|Previous | Next|
2. Mozambique Channel, Spiral Eddies
This photograph is completely cloud-free and looks down, almost vertically, on the ocean surface in the Mozambique Channel. The eddies, driven by the Agulhas Current, are approximately the same diameter as those in slide #1, but are viewed with the longer-focal-length 250-mm lens. This frame covers an area of approximately 50 kilometers on a side.
This is one of a series of pictures, taken by STS-8 Mission Commander Richard H. Truly, that gave the first indications that spiral eddies might be interconnected. The shear current boundary (the bright parallel lines observed on the ocean surface) is thought to be highlighted by the accumulation of natural surfactants along the shear. These surfactants are natural oils exuded by phytoplankton, and they enhance the reflectivity of the ocean surface.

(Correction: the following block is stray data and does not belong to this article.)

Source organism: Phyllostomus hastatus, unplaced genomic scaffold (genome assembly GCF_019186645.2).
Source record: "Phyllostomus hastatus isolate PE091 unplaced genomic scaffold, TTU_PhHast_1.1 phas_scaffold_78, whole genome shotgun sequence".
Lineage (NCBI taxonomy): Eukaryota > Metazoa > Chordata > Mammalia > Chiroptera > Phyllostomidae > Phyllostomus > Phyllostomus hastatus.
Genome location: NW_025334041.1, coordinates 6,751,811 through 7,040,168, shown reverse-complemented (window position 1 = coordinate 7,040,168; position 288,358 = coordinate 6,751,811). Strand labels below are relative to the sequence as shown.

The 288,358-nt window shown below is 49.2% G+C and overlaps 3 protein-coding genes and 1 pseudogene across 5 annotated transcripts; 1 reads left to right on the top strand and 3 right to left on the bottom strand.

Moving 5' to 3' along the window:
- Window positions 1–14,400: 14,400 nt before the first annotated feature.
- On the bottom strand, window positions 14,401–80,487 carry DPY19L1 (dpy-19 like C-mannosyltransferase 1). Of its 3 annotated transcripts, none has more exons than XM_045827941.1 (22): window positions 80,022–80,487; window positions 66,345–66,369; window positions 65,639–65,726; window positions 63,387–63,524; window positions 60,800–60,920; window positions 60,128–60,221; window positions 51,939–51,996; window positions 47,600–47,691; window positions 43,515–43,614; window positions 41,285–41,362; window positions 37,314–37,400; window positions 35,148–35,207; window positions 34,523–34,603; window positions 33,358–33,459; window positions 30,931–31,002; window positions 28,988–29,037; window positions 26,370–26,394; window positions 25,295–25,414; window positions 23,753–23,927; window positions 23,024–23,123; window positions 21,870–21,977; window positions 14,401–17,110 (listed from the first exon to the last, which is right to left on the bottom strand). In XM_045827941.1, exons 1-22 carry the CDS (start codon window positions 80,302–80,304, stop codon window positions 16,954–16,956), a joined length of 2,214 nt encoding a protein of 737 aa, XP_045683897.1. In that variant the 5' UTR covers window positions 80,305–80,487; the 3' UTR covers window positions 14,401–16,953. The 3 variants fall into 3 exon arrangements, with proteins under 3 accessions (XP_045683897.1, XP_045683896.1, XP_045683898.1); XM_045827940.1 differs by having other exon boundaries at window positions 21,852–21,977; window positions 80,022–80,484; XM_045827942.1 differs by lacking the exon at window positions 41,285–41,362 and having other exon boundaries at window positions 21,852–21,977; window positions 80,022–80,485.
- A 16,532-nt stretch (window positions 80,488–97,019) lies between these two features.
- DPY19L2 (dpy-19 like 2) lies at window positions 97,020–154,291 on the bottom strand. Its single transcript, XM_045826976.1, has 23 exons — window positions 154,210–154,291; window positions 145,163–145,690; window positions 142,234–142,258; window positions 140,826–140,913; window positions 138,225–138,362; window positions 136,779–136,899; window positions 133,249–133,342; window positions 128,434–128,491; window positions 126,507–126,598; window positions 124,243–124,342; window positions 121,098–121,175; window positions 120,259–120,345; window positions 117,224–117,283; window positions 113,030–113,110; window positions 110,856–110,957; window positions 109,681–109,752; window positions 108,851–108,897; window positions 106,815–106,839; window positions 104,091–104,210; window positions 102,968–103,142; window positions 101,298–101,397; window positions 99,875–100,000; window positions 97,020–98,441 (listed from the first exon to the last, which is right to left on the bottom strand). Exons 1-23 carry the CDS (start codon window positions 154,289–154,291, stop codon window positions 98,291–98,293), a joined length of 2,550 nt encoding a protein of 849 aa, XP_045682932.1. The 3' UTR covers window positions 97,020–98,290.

Oceanographer Paul Scully-Power, who flew on the thirteenth shuttle mission in 1984, observed widespread examples of sea-surface surfactants, suggesting that the concentration of this material worldwide is higher than had previously been thought. Notice that the rotation of the spirals in this view is clockwise, the reverse of that in slide #1. Cyclonic rotation in the southern hemisphere is clockwise, while that in the northern hemisphere is counterclockwise.
STS-8, August-September 1983. Picture #8-42-2090